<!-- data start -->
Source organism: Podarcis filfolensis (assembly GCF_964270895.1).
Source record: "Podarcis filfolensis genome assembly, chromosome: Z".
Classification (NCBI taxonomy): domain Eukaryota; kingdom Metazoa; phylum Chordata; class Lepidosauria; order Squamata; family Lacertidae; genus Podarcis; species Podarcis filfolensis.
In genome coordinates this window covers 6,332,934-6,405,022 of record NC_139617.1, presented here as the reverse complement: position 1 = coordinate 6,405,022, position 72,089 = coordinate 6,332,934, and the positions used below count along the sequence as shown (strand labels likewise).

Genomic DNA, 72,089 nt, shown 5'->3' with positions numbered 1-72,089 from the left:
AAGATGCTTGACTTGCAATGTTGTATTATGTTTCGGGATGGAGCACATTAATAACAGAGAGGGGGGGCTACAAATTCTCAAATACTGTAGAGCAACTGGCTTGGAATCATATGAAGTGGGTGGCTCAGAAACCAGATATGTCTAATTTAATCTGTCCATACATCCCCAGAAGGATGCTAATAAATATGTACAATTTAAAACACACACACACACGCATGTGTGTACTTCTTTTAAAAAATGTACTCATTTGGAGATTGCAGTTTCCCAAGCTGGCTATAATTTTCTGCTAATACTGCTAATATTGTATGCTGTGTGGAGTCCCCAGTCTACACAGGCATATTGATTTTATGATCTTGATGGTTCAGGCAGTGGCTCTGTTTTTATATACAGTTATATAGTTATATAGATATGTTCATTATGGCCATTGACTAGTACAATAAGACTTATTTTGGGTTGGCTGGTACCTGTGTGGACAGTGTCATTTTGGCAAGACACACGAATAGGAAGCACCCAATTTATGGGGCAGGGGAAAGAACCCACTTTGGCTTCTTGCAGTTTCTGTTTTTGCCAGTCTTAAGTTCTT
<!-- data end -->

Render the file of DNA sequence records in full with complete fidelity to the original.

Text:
Source organism: Podarcis filfolensis (assembly GCF_964270895.1).
Source record: "Podarcis filfolensis genome assembly, chromosome: Z".
Classification (NCBI taxonomy): domain Eukaryota; kingdom Metazoa; phylum Chordata; class Lepidosauria; order Squamata; family Lacertidae; genus Podarcis; species Podarcis filfolensis.
In genome coordinates this window covers 6,332,934-6,405,022 of record NC_139617.1, presented here as the reverse complement: position 1 = coordinate 6,405,022, position 72,089 = coordinate 6,332,934, and the positions used below count along the sequence as shown (strand labels likewise).

Genomic DNA, 72,089 nt, shown 5'->3' with positions numbered 1-72,089 from the left:
AAGATGCTTGACTTGCAATGTTGTATTATGTTTCGGGATGGAGCACATTAATAACAGAGAGGGGGGGCTACAAATTCTCAAATACTGTAGAGCAACTGGCTTGGAATCATATGAAGTGGGTGGCTCAGAAACCAGATATGTCTAATTTAATCTGTCCATACATCCCCAGAAGGATGCTAATAAATATGTACAATTTAAAACACACACACACACGCATGTGTGTACTTCTTTTAAAAAATGTACTCATTTGGAGATTGCAGTTTCCCAAGCTGGCTATAATTTTCTGCTAATACTGCTAATATTGTATGCTGTGTGGAGTCCCCAGTCTACACAGGCATATTGATTTTATGATCTTGATGGTTCAGGCAGTGGCTCTGTTTTTATATACAGTTATATAGTTATATAGATATGTTCATTATGGCCATTGACTAGTACAATAAGACTTATTTTGGGTTGGCTGGTACCTGTGTGGACAGTGTCATTTTGGCAAGACACACGAATAGGAAGCACCCAATTTATGGGGCAGGGGAAAGAACCCACTTTGGCTTCTTGCAGTTTCTGTTTTTGCCAGTCTTAAGTTCTT